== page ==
Rubella (german measles)
Rubella (german measles) is a rare illness that causes a spotty rash. It usually gets better in about 1 week. It can be serious if you get it when you're pregnant.
The main symptom of rubella is a red or pink spotty rash.
The rash takes 2 to 3 weeks to appear after getting rubella.
Rubella can also cause:
- aching fingers, wrists or knees
- a high temperature of 38C or above
- sneezing and a runny nose
- a sore throat
- sore, red eyes
It's very unlikely to be rubella if you have had both doses of the MMR vaccine or had rubella before.
Rubella usually gets better in about 1 week.
It can help to:
- get plenty of rest
- drink lots of fluids, like water or squash
- take paracetamol or ibuprofen (do not give aspirin to children under 16)
Stay off nursery, school, or work for 5 days after the rash appears.
Also try to avoid close contact with pregnant women.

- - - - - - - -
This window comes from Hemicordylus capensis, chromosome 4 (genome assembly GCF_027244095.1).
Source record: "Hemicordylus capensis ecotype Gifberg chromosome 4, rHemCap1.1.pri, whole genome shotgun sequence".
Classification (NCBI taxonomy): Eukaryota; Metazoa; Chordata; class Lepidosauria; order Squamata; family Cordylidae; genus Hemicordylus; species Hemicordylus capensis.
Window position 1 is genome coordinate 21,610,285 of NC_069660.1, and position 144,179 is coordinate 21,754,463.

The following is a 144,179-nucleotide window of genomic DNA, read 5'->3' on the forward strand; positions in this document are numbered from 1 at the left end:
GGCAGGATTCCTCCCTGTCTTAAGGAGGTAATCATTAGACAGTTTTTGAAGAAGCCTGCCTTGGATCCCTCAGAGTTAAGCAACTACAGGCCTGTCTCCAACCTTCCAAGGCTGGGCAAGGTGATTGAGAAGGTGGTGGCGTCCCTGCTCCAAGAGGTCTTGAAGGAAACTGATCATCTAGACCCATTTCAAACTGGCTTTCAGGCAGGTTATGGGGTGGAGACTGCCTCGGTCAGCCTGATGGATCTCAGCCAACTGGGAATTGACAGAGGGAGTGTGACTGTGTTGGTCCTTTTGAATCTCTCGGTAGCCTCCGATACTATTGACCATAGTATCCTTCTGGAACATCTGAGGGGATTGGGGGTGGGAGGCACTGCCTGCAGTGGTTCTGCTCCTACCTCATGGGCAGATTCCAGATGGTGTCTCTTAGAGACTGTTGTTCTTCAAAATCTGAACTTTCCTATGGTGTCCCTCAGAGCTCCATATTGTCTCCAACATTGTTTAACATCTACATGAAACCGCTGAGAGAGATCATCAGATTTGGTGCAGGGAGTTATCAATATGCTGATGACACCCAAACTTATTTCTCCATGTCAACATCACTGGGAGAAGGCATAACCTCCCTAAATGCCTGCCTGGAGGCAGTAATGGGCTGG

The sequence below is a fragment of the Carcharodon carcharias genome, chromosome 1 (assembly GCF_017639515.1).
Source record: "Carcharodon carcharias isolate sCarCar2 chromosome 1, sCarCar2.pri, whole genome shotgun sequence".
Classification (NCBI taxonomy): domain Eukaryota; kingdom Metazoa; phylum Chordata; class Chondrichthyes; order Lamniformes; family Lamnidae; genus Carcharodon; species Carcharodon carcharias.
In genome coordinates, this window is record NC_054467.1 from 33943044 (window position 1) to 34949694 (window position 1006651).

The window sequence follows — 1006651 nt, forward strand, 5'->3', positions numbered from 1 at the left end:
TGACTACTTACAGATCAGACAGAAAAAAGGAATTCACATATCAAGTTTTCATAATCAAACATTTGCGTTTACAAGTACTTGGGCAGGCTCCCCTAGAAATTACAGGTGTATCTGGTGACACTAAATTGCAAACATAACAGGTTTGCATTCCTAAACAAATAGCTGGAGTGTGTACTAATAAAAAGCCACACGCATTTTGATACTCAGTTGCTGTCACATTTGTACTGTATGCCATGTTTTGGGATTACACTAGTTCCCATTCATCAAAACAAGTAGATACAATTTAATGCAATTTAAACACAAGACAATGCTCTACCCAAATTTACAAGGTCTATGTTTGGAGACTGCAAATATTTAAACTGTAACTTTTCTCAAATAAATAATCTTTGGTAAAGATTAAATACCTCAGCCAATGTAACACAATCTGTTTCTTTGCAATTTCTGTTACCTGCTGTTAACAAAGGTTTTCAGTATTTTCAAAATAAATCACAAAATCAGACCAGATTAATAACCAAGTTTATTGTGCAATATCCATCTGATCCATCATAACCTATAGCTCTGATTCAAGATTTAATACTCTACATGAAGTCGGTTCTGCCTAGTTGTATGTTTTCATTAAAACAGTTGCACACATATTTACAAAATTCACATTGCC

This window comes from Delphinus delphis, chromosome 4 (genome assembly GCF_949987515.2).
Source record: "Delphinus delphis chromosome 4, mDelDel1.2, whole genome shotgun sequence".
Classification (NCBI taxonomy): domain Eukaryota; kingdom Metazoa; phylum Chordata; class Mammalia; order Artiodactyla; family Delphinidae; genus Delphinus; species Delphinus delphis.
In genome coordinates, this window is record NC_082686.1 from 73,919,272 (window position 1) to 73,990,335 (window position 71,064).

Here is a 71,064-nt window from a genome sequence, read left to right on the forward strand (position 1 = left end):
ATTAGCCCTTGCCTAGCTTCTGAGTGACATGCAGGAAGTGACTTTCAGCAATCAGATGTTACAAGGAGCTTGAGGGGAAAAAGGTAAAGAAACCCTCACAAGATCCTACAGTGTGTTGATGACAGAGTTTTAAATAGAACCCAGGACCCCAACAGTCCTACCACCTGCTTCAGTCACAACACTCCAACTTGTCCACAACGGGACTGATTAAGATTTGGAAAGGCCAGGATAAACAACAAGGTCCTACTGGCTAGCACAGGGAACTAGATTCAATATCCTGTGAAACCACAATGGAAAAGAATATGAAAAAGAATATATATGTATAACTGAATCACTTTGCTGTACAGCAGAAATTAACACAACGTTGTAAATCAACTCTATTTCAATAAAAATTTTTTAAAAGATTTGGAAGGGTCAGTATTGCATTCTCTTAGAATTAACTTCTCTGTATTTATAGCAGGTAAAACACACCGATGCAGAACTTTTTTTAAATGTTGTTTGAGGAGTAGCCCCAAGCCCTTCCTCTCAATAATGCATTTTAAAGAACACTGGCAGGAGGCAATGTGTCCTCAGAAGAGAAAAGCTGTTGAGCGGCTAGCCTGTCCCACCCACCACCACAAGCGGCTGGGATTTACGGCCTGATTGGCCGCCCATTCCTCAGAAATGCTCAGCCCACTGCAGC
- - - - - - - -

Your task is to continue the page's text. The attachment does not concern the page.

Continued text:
Rubella is infectious from 1 week before the symptoms start and for 4 days after the rash first appears.
Rubella spreads in coughs and sneezes.
To reduce the risk of spreading or catching it:
wash your hands often with soap and warm water
use tissues when you cough or sneeze
throw used tissues in the bin
do not share cutlery, cups, towels, clothes, or bedding
Rubella is very rare in pregnancy. But if you get it when you're pregnant, rubella could harm your baby.
It can cause:
- loss of the baby (miscarriage)
- serious problems after the baby is born – such as problems with their sight, hearing, heart, or brain
The risk is highest if you get rubella early in pregnancy.
There's not thought to be a risk to your baby if you get rubella after week 20 of your pregnancy.
The MMR vaccine is offered to all children in the UK. 2 doses can give lifelong protection against measles, mumps, and rubella.
Ask at your GP surgery if you're not sure you or your child have had the vaccine. They can give it for free on the NHS.